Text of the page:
The Angelus

Volume 8, Number 15

From the Rector: Heavenly Father

Because of the leadership role of the presider, a celebrant’s voice often booms out at Saint Mary’s.  It’s a big building and some leadership is usually required to encourage participation and to make sure people hear.  I want to tell you about something that happened the last time I was celebrant for Solemn Mass.  Something happened that reminded me that my role in worship is to be a servant of the assembly.

Standing alone at the altar for the postcommunion prayer, I began to lead it in the usual way.  I am facing the altar – and for newsletter readers who do not know Saint Mary’s, this means I am looking at the altar, not the congregation.  I let the music from the postcommunion hymn recede.  I took a deep breath and said in a strong voice, “Let us pray.  Eternal God …” The congregation then joined in with what seemed to be one united voice, “heavenly Father.”  At that moment, I was no longer leading or presiding.  The congregation was praying forcefully.  As the prayer continued, its words felt full of power and meaning.  And I sensed I had been privileged really to be in my role as servant of the assembly.  I was just one other member of that assembly.  My voice was entirely subsumed in the prayer of the congregation.  Whenever this happens – and it happens with some regularity – I take it as a moment of grace and as a sign that we are getting something right here at Saint Mary’s.

This season of Lent provides you and me with another opportunity for growing into the relationship with God and with each other that God has given us.  I wonder how we as individuals and as a community can hear in a fresh way God’s call to be his sons and daughters – for us to be sister, mother, father and brother to each other.

The ordinary liturgy of the Church has tremendous power to invite us into a deeper relationship with God and with each other.  The liturgy has the power to help unlock the imagination of our hearts and minds.  At every age of our lives it is possible for God to do something new – surely this is one of the greatest messages of the Bible (think Abraham and Sarah in Genesis and Simeon and Anna in Luke).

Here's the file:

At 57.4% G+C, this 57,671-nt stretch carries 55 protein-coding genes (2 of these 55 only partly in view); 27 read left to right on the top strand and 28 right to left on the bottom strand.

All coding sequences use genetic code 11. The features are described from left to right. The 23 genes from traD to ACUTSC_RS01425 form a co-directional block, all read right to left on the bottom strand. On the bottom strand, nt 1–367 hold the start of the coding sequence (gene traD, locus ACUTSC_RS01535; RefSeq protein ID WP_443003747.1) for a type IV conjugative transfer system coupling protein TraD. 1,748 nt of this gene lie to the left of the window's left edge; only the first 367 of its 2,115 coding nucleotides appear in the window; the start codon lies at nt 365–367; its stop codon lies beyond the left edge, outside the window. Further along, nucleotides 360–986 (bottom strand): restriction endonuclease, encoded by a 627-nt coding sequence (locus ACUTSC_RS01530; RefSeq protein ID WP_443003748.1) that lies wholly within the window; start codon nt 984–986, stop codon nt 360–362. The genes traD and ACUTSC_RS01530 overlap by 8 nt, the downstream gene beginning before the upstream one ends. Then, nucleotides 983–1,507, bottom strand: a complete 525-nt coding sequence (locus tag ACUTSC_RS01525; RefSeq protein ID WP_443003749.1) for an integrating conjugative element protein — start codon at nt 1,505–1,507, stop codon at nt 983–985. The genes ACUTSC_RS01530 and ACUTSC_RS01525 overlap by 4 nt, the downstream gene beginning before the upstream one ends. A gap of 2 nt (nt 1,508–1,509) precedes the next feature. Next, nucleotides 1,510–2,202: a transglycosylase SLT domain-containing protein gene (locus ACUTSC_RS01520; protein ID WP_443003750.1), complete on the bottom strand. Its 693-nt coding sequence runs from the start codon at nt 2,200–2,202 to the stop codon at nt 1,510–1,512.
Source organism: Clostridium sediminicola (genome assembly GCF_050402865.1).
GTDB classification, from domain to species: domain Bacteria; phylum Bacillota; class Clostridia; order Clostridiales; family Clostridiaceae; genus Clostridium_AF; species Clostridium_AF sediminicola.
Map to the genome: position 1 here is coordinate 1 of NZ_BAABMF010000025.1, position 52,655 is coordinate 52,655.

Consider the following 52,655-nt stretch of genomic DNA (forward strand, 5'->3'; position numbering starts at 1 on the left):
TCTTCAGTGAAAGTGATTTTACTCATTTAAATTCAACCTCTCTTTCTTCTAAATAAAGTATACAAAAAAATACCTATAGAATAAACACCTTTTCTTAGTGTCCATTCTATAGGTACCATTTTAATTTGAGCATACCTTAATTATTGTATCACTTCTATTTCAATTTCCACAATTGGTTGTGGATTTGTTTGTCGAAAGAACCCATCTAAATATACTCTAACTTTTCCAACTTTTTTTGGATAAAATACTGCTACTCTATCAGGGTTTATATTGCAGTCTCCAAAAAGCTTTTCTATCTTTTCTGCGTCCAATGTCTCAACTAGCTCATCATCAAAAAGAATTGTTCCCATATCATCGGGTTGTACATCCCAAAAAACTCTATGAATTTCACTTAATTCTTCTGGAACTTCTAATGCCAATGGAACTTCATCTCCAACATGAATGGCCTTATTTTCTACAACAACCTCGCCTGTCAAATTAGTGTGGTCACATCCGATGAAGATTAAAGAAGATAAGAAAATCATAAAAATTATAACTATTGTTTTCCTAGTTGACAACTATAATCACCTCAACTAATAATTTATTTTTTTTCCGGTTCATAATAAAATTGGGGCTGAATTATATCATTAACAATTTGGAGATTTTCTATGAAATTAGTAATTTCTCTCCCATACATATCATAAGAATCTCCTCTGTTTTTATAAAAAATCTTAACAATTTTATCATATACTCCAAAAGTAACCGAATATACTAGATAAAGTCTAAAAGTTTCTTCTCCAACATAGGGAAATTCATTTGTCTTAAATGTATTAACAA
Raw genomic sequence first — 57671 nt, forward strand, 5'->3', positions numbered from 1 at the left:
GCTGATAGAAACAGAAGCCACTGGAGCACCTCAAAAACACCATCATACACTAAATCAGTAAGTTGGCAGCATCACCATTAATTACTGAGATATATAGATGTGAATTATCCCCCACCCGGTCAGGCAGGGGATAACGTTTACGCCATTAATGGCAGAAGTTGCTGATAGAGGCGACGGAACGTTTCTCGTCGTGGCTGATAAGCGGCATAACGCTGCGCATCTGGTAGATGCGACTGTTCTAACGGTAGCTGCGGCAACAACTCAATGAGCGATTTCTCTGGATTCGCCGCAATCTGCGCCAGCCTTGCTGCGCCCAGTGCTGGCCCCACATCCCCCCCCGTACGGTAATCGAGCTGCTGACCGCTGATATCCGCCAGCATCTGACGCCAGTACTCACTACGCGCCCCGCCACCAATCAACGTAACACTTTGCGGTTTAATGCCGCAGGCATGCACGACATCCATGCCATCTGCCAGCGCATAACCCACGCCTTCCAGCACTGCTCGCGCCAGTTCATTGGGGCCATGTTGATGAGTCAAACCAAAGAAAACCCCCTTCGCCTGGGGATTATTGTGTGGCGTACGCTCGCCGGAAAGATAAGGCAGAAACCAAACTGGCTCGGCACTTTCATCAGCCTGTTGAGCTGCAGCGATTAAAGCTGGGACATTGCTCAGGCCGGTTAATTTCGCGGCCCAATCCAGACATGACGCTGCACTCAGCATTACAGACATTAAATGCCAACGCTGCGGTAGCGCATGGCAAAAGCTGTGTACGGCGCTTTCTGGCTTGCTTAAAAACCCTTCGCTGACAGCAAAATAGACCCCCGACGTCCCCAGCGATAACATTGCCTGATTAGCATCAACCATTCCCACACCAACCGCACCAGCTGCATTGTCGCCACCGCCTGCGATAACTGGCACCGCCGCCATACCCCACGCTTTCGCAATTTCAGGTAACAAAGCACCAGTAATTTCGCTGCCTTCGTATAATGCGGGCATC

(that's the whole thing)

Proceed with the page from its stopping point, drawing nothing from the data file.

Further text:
Last night, Ash Wednesday, I was on duty in the Mercy Chapel during the Solemn Mass.  Father Beddingfield was celebrant and preacher, assisted by Father Mead and Father Smith.  At a very few points in the liturgy when there were none seeking ashes (which is why I was on duty in the Mercy Chapel – for those unfamiliar with New York you would be amazed at the extent to which New York Christians want ashes), I was able to observe the Mass.  And, I confess, at a couple of points I stopped the “ashing” to look (during the entrance) or to listen (during parts of the Allegri Miserere).  There is something very spiritually helpful to the silence of Lent.  There are chants.  There are hymns.  There is almost no organ – and no “traveling” music.  Time is different during Lent.  The Church uses all of its resources – including the space of silence – to help us to prepare to celebrate Easter.

We do have one series of special services during Lent, Stations of the Cross, on Fridays at 7:00 PM.  I invite you especially to make a point of coming this Friday, March 10, because the Bishop of New York, the Right Reverend Mark S. Sisk, will be here to lead the service.  It’s a very simple, but powerful service of prayer and meditation on the Stations.  It lasts about 40 minutes, and I hope you will attend.